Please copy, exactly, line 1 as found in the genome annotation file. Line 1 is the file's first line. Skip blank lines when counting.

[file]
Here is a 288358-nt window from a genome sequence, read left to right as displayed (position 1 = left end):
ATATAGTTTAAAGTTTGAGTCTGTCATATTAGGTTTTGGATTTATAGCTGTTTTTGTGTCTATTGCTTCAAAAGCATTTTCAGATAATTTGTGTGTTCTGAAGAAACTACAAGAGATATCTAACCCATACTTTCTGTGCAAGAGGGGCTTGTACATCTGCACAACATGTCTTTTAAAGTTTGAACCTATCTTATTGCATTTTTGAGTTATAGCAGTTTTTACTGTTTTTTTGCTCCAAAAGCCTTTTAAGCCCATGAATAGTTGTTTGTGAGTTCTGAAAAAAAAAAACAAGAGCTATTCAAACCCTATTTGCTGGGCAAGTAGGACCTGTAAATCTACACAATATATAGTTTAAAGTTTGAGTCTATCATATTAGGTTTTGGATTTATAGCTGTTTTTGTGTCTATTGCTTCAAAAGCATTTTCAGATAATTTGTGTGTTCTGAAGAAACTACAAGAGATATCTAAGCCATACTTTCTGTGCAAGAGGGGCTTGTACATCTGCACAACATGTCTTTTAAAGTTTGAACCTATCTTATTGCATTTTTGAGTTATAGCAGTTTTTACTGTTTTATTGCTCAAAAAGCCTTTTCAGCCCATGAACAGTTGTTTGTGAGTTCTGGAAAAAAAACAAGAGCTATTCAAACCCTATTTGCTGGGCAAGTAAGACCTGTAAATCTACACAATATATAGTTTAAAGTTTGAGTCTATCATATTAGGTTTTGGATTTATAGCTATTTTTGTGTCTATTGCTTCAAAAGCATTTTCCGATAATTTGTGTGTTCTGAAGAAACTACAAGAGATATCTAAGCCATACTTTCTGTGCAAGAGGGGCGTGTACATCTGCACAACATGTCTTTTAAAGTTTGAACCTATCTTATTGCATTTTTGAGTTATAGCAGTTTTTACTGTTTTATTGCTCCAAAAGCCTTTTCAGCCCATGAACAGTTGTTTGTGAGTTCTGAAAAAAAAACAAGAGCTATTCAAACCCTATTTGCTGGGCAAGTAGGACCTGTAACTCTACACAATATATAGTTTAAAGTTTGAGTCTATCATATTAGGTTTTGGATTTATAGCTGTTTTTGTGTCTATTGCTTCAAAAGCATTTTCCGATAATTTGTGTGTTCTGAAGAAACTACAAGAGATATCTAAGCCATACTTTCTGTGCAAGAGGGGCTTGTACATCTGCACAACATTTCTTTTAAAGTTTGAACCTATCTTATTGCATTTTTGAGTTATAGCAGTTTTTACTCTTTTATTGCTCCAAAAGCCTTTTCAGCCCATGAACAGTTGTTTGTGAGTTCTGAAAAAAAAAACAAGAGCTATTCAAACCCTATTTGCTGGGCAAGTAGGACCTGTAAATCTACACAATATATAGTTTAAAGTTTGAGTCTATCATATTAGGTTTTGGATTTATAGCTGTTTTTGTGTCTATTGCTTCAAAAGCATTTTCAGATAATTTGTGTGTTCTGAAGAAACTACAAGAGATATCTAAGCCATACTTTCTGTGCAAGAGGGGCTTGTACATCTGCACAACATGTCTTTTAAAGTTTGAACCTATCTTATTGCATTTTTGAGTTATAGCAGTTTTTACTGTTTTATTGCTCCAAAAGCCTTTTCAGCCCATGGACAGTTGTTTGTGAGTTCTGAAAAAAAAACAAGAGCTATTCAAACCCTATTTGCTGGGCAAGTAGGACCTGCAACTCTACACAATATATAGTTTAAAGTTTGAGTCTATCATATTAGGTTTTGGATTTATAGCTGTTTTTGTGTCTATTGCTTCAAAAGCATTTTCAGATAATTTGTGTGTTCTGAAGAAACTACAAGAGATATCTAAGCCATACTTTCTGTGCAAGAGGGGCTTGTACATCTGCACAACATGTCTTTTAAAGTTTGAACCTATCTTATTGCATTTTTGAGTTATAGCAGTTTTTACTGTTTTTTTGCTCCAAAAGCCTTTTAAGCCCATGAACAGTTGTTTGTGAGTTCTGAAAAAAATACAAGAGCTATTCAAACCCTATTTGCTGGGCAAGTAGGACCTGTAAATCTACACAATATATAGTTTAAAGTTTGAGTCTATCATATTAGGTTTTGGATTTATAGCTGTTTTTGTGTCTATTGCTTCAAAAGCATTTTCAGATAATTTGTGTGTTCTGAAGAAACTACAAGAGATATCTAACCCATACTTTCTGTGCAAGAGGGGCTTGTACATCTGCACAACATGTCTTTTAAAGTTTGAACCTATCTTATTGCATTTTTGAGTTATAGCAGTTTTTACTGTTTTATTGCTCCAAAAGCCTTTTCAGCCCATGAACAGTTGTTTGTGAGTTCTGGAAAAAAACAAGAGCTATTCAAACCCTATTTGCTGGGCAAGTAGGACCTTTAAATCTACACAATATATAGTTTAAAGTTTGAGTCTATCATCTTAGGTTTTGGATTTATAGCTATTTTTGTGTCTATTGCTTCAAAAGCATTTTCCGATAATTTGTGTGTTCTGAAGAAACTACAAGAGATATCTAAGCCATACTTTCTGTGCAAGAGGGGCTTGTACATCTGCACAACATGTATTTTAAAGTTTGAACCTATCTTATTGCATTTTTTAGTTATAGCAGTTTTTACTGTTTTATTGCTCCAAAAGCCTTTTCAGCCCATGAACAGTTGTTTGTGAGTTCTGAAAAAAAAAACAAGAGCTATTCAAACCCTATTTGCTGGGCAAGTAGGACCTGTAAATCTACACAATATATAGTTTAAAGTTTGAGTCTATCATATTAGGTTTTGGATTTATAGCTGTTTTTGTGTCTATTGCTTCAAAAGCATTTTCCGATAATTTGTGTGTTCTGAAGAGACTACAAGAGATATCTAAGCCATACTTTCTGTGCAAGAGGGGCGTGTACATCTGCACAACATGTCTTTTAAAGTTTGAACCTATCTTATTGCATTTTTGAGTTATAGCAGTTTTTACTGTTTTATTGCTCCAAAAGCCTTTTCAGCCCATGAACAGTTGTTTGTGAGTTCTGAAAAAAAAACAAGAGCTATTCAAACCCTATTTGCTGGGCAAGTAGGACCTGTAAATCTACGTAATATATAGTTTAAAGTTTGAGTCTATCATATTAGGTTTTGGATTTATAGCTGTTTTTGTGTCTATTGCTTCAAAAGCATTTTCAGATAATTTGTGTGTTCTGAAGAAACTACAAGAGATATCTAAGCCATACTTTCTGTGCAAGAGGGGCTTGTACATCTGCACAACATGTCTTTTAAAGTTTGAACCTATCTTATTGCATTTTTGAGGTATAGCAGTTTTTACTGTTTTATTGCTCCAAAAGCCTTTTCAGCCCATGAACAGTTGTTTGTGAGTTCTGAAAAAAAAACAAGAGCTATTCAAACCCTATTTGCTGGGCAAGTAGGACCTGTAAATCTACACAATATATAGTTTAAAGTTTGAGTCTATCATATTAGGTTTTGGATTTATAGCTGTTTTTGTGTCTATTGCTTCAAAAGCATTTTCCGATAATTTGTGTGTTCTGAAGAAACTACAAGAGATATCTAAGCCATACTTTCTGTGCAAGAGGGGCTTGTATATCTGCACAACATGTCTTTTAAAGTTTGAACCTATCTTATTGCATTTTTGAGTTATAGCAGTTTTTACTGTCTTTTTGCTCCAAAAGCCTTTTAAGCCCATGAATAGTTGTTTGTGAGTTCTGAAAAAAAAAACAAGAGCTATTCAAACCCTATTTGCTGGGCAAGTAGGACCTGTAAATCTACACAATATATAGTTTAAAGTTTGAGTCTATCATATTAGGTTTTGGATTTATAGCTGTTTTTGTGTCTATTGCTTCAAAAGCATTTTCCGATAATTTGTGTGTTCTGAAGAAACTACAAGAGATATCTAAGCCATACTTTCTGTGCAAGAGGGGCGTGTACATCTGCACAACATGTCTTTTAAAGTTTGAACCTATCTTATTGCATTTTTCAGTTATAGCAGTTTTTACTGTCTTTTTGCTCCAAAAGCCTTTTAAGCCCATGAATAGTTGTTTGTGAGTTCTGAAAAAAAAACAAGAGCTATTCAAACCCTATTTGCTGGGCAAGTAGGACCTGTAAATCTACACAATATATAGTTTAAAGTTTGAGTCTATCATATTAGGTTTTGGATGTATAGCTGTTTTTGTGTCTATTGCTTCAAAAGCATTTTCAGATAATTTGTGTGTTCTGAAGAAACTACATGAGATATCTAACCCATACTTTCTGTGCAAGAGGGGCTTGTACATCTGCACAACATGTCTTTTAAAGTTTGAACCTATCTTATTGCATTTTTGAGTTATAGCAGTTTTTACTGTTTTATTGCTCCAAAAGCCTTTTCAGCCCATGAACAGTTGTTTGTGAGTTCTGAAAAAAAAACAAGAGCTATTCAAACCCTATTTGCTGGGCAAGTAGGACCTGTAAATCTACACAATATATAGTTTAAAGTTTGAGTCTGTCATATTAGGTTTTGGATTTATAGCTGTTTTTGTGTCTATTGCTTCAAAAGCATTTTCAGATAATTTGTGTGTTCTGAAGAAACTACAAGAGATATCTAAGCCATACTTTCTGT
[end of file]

Here is a 288358-nt window from a genome sequence, read left to right as displayed (position 1 = left end):